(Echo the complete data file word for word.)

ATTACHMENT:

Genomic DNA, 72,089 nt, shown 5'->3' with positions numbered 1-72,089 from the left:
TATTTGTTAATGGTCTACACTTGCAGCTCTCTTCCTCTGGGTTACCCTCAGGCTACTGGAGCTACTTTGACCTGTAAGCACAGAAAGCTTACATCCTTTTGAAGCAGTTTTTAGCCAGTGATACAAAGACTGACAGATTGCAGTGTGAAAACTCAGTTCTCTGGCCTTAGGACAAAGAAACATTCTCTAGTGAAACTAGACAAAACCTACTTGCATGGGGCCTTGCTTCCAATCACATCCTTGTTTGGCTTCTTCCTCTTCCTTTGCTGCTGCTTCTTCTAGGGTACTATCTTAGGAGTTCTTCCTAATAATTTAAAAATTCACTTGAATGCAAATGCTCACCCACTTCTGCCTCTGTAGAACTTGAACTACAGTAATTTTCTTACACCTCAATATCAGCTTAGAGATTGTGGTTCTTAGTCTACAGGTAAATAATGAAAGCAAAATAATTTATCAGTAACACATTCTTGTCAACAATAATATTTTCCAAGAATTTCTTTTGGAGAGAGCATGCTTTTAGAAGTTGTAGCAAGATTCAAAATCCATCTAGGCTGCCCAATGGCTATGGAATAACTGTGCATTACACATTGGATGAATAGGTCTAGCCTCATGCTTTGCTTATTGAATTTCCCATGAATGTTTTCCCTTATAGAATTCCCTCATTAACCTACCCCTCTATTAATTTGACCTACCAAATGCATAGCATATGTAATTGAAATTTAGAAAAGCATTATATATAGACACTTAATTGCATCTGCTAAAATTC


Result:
Genomic DNA, 72,089 nt, shown 5'->3' with positions numbered 1-72,089 from the left:
TATTTGTTAATGGTCTACACTTGCAGCTCTCTTCCTCTGGGTTACCCTCAGGCTACTGGAGCTACTTTGACCTGTAAGCACAGAAAGCTTACATCCTTTTGAAGCAGTTTTTAGCCAGTGATACAAAGACTGACAGATTGCAGTGTGAAAACTCAGTTCTCTGGCCTTAGGACAAAGAAACATTCTCTAGTGAAACTAGACAAAACCTACTTGCATGGGGCCTTGCTTCCAATCACATCCTTGTTTGGCTTCTTCCTCTTCCTTTGCTGCTGCTTCTTCTAGGGTACTATCTTAGGAGTTCTTCCTAATAATTTAAAAATTCACTTGAATGCAAATGCTCACCCACTTCTGCCTCTGTAGAACTTGAACTACAGTAATTTTCTTACACCTCAATATCAGCTTAGAGATTGTGGTTCTTAGTCTACAGGTAAATAATGAAAGCAAAATAATTTATCAGTAACACATTCTTGTCAACAATAATATTTTCCAAGAATTTCTTTTGGAGAGAGCATGCTTTTAGAAGTTGTAGCAAGATTCAAAATCCATCTAGGCTGCCCAATGGCTATGGAATAACTGTGCATTACACATTGGATGAATAGGTCTAGCCTCATGCTTTGCTTATTGAATTTCCCATGAATGTTTTCCCTTATAGAATTCCCTCATTAACCTACCCCTCTATTAATTTGACCTACCAAATGCATAGCATATGTAATTGAAATTTAGAAAAGCATTATATATAGACACTTAATTGCATCTGCTAAAATTC